One of the keenest analysts of the Middle East and jihad terrorism, Walid Phares, explains at FrontPage magazine the significance of the new Code Orange alert:
Phares notes that “one main sound bite” dominated the airwaves yesterday: “Beware of crying wolf.” But he says that on the contrary, “the concern that repetitive calls for Orange alert may well weaken the whole system is a glaring consumer-driven fallacy. One of the strategic tools in the War on Terror is popular mobilization, which, combined with such an alert, can deter a terrorist strike by threatening to expose terrorist networks and their operations.”
Phares makes a key point: “Because of our failing intellectual elites, we are having a hard time situating terror threats as they unfold. Many journalists perceive the Jihadist threat according to their own standards. In reality, however, we need to evaluate al-Qaeda’s intentions based on their own mindset, not ours. We are facing a terrorist threat produced by a different political culture. The way it thinks, perceives its surroundings, and reacts to its environment is far from identical to ours, and the division is not religious or economic as much as it is ideological.
Also: “Al-Qaeda has a pattern of menacing Americans at home the closer they are to holidays — or important national dates such as the Fourth of July, Thanksgiving, or Christmas. That pattern was tested and is ideologically grounded. The war is against the ‘infidels.’ For international Jihadists, it is crucial to strike fear in the heart of the enemy during its peak celebration of happiness and religious fervor. And on more practical realms, the launchers of the 9/11 attacks are still banking on its dividends. They know that the horrific images of that day of infamy are still present in the minds of all Americans. The terrorists continue to use the psychological interests of the ‘big day.’ If they have a greater weapon, they would use it while preemptively terrorizing their victims.”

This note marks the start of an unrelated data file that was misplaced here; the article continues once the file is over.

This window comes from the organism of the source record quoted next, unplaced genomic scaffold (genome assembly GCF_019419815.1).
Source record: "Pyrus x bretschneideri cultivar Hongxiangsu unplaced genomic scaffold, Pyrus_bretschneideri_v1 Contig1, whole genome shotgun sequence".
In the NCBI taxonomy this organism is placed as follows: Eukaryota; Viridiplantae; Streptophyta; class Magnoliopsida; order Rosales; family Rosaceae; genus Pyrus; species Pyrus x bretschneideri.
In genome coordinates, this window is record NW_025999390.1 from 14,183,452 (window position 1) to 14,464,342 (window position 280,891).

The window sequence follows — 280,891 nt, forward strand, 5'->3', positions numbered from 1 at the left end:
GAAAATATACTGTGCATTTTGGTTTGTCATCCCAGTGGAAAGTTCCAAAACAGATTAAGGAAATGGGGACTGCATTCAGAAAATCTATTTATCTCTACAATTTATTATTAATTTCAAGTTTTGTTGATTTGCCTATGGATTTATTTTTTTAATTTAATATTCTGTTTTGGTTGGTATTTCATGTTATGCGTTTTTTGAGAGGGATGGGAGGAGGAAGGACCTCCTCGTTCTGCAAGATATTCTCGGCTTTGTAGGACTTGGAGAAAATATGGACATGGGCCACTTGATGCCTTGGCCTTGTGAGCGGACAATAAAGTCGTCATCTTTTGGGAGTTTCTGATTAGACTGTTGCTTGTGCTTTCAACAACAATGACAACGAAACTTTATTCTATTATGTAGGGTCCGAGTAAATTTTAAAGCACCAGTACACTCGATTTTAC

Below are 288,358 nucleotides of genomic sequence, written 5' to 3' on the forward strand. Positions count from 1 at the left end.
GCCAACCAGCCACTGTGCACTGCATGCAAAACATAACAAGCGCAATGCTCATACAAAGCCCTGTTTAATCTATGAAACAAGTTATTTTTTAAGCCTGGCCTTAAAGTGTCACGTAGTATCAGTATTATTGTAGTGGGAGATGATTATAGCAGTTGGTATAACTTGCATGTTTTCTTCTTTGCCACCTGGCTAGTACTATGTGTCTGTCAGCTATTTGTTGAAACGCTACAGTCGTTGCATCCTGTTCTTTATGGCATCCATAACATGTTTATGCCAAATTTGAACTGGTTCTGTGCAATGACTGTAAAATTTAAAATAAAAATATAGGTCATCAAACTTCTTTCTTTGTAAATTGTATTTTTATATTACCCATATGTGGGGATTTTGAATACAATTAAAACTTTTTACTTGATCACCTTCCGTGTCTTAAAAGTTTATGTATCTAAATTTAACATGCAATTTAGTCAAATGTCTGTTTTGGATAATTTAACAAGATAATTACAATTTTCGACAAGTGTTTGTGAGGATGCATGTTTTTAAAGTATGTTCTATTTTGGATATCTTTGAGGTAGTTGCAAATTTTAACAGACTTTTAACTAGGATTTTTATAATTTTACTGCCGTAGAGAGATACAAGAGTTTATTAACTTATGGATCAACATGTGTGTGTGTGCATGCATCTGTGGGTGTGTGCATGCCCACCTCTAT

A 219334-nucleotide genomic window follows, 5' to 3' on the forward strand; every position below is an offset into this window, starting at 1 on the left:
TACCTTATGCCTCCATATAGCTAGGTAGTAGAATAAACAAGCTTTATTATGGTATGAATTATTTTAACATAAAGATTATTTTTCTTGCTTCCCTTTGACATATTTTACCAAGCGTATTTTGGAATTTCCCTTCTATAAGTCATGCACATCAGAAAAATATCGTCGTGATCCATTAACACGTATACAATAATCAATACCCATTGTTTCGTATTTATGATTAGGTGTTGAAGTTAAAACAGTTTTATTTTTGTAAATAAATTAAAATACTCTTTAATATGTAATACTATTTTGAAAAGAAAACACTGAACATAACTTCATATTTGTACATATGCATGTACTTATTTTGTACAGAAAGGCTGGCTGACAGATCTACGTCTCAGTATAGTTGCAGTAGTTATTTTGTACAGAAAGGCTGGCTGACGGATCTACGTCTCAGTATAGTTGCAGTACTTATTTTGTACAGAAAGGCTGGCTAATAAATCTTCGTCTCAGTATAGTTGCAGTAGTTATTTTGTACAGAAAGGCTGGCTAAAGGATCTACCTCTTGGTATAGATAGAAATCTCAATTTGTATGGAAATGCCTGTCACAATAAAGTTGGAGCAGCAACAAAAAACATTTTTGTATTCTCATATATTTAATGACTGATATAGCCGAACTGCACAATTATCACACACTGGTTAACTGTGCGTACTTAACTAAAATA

And: “Bin Laden doesn’t care about the presence of Saddam, but he cares about his absence. Who will inherit the zaama (leadership) of the jihad? To us, it doesn’t seem important. To the Sultan of the holy war, it is crucial. Osama needs to strike at the heart of the enemy, to harvest the anger produced by the ‘dishonor’ of the captured Arab dictator.”
This is another important point which I develop in a forthcoming article.
“Psychologically, and by jihad logic, bin Laden has to do something, and something big. Did al-Qaeda wait until last week to plan the potential inland attack? Not at all. The cells have mandated the planning ages ago. The decision to use their resources was made based on Jihadist strategic needs.”
There is a great deal more. Phares’s insights are head and shoulders above those of most commentators. Read it all.